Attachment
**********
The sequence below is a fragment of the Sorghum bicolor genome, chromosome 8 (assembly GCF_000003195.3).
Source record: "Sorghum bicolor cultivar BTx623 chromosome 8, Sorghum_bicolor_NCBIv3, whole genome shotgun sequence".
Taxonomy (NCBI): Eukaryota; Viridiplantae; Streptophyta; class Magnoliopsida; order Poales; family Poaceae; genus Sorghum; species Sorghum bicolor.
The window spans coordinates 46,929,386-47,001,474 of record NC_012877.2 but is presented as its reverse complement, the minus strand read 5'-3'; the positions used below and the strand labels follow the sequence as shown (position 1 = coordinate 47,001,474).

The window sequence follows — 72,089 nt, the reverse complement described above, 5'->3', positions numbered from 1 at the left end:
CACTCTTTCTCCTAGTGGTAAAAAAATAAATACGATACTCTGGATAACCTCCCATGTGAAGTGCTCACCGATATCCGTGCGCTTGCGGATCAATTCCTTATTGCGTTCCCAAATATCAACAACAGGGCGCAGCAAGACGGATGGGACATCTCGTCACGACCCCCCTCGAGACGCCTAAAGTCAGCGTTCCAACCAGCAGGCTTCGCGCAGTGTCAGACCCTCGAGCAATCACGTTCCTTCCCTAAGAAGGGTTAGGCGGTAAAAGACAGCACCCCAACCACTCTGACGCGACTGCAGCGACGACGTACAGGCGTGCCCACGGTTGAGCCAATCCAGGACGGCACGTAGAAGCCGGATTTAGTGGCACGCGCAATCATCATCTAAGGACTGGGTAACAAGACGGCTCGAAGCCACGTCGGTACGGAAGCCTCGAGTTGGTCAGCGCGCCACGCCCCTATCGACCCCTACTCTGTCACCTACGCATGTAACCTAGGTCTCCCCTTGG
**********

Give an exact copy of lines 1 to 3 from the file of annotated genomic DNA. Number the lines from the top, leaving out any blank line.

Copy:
The sequence below is a fragment of the Sorghum bicolor genome, chromosome 8 (assembly GCF_000003195.3).
Source record: "Sorghum bicolor cultivar BTx623 chromosome 8, Sorghum_bicolor_NCBIv3, whole genome shotgun sequence".
Taxonomy (NCBI): Eukaryota; Viridiplantae; Streptophyta; class Magnoliopsida; order Poales; family Poaceae; genus Sorghum; species Sorghum bicolor.